Sunday, 21 May 2017

Evangelism and the Gospel

At my church I have become the portfolio leader for local evangelism. This is a new portfolio and I am kinda finding my way, so I am reading some things and then thinking out loud for others to help sharpen my thinking. This may become a series...

In my last post I said that evangelism is speaking the Gospel. This immediately brings us to another loaded Christian word. What is the Gospel?

Greek boffins will tell you that "gospel" originally means "good news", but in Christian terminology the gospel isn't just some sort of general "good news" it has some sort of specific meaning.

In the New Testament it is obvious that the Gospel is to be said or proclaimed (Mark 13:10; Luke 20:1; Acts 8:25, 14:21; Romans 1:15; 1 Corinthians 1:17, 9:16; 2 Corinthians 2:12, 8:18, 11:7; Galatians 1:8, 4:13; 1 Thessalonians 2:9; 2 Timothy 2:8; 1 Peter 4:6; Revelation 14:6 and many other places). Even if you don't agree with my definition of evangelism, theses verses alone means the Gospel message must be told to others.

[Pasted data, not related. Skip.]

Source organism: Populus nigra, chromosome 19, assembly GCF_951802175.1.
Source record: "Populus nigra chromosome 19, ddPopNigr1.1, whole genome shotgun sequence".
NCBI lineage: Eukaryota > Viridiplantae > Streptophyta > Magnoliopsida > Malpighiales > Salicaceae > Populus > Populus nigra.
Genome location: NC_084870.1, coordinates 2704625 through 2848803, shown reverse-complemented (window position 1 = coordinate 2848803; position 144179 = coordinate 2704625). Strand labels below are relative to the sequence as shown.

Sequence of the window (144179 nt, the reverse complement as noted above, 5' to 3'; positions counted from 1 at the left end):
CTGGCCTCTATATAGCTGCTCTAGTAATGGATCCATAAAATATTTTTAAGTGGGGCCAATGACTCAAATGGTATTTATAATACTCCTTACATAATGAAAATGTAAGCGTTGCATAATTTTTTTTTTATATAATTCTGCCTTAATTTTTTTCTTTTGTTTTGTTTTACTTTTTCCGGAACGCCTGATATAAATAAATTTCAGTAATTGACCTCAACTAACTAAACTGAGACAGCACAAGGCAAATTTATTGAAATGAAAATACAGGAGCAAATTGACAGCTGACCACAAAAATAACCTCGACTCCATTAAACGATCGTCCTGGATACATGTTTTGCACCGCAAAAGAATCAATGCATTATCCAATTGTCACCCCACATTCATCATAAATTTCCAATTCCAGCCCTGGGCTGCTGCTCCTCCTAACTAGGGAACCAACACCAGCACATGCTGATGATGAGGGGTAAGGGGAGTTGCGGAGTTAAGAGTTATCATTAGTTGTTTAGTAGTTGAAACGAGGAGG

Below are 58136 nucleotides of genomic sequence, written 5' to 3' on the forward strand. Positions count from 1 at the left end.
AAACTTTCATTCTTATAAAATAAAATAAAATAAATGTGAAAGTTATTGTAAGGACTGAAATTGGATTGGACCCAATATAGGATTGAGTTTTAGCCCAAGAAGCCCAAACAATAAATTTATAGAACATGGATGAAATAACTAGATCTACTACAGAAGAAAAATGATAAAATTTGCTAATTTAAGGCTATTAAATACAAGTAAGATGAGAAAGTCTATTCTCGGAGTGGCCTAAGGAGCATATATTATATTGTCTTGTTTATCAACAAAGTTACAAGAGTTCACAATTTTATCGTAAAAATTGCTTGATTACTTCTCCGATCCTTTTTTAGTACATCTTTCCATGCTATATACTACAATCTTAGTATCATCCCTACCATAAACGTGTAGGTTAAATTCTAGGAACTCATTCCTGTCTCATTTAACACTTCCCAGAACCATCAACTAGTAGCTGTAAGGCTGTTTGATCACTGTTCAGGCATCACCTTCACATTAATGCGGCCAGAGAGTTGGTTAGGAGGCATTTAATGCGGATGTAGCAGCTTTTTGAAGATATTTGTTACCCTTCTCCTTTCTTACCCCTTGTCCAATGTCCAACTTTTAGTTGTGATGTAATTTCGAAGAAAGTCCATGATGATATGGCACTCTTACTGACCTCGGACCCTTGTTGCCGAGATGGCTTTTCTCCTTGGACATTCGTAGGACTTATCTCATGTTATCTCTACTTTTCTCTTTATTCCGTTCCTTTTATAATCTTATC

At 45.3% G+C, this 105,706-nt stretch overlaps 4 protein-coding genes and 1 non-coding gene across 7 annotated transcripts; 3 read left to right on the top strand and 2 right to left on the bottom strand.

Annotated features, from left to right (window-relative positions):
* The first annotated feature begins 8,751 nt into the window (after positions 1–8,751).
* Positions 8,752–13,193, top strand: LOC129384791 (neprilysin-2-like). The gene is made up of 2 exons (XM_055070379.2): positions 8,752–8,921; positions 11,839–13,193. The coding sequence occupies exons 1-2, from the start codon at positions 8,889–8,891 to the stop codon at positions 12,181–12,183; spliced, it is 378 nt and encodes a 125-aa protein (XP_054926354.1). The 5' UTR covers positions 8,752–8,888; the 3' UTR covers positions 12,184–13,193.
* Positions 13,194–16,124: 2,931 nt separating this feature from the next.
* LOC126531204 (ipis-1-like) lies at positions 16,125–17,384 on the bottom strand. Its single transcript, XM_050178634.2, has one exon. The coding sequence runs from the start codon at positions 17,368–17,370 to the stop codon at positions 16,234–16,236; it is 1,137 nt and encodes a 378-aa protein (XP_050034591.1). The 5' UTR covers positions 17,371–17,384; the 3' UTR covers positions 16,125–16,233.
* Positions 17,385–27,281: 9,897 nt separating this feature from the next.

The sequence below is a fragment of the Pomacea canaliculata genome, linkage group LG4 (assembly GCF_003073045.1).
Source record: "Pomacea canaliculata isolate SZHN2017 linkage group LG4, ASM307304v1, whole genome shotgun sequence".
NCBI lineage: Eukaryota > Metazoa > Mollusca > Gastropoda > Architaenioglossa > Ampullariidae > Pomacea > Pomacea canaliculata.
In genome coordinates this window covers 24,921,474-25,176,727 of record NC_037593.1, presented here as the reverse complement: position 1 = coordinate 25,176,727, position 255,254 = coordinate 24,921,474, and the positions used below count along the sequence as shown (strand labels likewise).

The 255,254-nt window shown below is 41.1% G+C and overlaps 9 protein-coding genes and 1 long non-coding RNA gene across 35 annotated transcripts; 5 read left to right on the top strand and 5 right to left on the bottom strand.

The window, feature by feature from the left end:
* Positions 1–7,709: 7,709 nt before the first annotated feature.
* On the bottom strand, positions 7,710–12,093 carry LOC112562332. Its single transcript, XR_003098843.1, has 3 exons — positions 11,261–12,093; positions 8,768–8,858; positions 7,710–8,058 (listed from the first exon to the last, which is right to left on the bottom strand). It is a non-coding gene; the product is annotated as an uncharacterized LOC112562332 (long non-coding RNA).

While speaking is by far the primary action of the Gospel the New Testament also says a few others things about it:
So that is all great, but what is the Gospel in normal speak?

I have heard it said that Colossians 1:13-14 is the gospel:
He [Jesus] has delivered us from the domain of darkness and transferred us to the kingdom of his beloved Son, in whom we have redemption, the forgiveness of sins. (ESV)
Or even the classic John 3:16 (and the following verse):
For God so loved the world, that he gave his only Son, that whoever believes in him should not perish but have eternal life. For God did not send his Son into the world to condemn the world, but in order that the world might be saved through him. (ESV)